In its opposition, the government admits that the undercover agent failed to preserve any of the outgoing text messages he sent during the 18-month investigation in this case. The government’s excuse for the undercover agent’s failure to preserve his outgoing messages from September 2010 to May 2011 (the “first phone”) was that  he lost the phone in a taxi in Manila. Its excuse for the undercover agent’s failure to preserve his outgoing text messages from May 2011 to January 5, 2012 (the “second phone”), was that the “undercover phone did not save outgoing text messages, and they are “not available on the undercover telephone.” The government does not explain why messages are unavailable on the second phone, and it does not attach a declaration from the agent. It does not rule out the possibility that the undercover agent deliberately lost the first phone, or deleted the messages or altered the settings on the second phone to prevent it from saving outgoing texts. The government says only that “there were no messages in the “sent” box.” This explanation is not complete, and it is not convincing.

The fight continues. Stay tuned.

Family of Muslim Leader Shot Dead Challenges FBI’s Version of Raid

Luqman Ameen Abdullah

Steve Neavking
ticklethewire.com

DETROIT — A Detroit Muslim leader was unarmed when authorities fatally shot him during a raid inside a suburban warehouse in 2009, the family of the man said in a lawsuit, a claim that’s totally contrary to what the FBI concluded,  the Detroit Free Press reports.

The suit filed in U.S. District Court in Detroit alleges an unarmed Imam Luqman Abdullah was shot 30 times as he tried to protect himself from a police dog, according to the Free Press.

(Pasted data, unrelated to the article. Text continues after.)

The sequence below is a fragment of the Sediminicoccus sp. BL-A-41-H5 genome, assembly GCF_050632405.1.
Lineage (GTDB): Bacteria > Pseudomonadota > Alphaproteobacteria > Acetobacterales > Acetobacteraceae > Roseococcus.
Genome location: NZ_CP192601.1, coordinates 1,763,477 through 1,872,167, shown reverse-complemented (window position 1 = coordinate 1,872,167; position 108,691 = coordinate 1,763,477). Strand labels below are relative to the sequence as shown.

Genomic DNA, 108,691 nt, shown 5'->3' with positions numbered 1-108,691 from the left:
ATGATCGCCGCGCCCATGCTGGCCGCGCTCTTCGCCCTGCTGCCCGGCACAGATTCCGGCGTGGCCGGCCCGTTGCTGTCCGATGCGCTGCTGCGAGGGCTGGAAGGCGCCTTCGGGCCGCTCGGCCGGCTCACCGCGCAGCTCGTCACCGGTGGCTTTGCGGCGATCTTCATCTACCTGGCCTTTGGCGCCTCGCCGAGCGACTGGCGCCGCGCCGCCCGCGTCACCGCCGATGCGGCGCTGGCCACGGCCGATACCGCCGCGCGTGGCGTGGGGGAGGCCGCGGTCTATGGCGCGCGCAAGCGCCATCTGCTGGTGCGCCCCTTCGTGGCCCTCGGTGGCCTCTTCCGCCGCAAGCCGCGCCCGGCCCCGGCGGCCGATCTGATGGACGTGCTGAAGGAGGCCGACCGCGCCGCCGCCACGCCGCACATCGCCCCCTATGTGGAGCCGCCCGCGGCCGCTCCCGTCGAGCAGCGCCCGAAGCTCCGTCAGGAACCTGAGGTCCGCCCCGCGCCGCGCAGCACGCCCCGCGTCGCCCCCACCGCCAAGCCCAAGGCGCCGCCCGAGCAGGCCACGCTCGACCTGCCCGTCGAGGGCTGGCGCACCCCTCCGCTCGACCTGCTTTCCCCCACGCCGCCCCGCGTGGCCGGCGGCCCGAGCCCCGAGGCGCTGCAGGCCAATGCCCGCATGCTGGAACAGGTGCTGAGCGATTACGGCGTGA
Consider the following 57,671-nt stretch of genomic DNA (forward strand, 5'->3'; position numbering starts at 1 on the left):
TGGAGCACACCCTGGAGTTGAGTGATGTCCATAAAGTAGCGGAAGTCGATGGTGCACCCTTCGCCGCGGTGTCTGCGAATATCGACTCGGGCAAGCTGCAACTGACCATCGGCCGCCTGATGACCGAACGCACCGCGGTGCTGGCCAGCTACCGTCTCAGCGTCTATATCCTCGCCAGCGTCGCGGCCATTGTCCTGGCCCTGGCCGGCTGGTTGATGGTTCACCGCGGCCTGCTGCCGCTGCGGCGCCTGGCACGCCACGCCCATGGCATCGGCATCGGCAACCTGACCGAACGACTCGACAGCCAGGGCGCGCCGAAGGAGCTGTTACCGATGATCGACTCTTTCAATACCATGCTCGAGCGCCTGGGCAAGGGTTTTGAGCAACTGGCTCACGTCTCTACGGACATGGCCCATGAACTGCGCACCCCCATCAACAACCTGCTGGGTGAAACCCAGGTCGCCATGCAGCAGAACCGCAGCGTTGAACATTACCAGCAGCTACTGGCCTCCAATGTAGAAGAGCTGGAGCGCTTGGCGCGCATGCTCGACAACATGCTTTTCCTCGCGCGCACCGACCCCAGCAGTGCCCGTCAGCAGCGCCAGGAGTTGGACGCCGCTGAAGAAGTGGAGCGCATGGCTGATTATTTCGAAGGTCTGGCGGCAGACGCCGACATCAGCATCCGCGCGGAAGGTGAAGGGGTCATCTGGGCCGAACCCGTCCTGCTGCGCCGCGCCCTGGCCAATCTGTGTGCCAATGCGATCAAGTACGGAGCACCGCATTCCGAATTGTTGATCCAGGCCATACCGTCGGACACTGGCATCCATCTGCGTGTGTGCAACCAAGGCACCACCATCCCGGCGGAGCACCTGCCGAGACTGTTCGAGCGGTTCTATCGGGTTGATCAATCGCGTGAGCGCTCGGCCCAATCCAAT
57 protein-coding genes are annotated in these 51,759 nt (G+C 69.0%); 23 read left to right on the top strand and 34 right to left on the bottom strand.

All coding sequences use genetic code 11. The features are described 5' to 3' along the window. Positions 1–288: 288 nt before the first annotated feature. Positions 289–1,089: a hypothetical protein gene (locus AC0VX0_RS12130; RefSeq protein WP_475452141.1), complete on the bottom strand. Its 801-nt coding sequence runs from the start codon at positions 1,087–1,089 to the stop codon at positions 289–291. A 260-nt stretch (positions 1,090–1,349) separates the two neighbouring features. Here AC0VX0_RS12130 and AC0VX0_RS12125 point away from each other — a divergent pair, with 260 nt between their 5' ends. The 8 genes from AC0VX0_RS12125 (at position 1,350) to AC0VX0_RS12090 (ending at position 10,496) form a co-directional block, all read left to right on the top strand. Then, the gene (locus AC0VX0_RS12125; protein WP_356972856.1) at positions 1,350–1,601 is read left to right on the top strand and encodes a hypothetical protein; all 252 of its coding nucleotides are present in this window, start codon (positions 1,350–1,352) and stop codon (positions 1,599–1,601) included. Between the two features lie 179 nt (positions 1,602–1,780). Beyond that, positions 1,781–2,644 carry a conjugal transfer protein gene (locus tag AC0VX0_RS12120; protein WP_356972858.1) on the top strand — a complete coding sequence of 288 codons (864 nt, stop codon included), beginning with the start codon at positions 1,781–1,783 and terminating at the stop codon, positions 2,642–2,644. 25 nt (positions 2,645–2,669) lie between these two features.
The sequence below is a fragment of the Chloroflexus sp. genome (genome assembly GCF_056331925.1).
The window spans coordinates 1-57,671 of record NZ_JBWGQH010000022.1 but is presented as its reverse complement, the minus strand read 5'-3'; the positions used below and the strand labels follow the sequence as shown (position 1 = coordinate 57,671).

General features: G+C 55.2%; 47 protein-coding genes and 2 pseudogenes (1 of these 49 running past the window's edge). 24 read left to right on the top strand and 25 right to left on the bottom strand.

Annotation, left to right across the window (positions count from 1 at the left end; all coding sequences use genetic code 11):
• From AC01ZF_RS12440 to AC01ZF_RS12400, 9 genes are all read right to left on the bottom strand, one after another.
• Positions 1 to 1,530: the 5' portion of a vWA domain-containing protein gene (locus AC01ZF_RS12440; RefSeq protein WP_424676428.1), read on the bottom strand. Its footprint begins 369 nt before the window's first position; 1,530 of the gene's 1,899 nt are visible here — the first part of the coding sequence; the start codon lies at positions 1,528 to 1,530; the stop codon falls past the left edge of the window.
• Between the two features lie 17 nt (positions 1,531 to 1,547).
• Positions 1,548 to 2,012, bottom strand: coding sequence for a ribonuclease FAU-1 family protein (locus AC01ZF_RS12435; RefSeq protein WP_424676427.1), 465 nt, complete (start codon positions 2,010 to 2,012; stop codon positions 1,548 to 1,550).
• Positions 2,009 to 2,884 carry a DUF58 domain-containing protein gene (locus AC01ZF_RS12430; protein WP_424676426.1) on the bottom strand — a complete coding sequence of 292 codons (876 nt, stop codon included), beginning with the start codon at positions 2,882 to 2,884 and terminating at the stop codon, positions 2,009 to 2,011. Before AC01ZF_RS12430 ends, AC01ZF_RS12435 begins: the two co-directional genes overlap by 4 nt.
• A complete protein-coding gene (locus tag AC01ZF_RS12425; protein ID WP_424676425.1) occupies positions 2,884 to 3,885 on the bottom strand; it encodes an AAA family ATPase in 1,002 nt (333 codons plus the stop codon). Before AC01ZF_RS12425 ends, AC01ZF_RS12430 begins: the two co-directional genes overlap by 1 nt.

The claims stem from the affidavit of Muhammad Abdul Salaam, a Detroit man who witnessed the raid and shooting.

“As Abdullah struggled to prevent the canine from attacking his face, and while Abdullah was on his back, the FBI agents began shooting at him,” Salaam said in his affidavit, the Free Press wrote. “Abdullah never pulled any weapon towards the canine or towards any of the FBI agents. At no time during that day did I see Abdullah carry a gun.”

In separate investigations, local, state and federal authorities concluded the federal agents broke no laws when they opened fire on Abdullah. They concluded that he opened fire on the dog as agents approached.

Halloweeen Posed Challenge to Border Authorities As Costumed Trick-Or-Treaters Cross Into U.S.

Steve Neavling
ticklethewire.com

Ghosts, zombies, witches and princesses.

The increasing number of wannabe trick-or-treaters who crossed the Mexican border into the U.S. on Halloween posed tricky challenges to custom inspectors, Fox News reports.

Customs and Border Protection has had the painstaking responsiblity of verifying the identify of costumed travelers making their way to El Paso for trick-or-treating. Although Mexican celebrate Halloween, trick-or-treating has not caught on, Fox News wrote.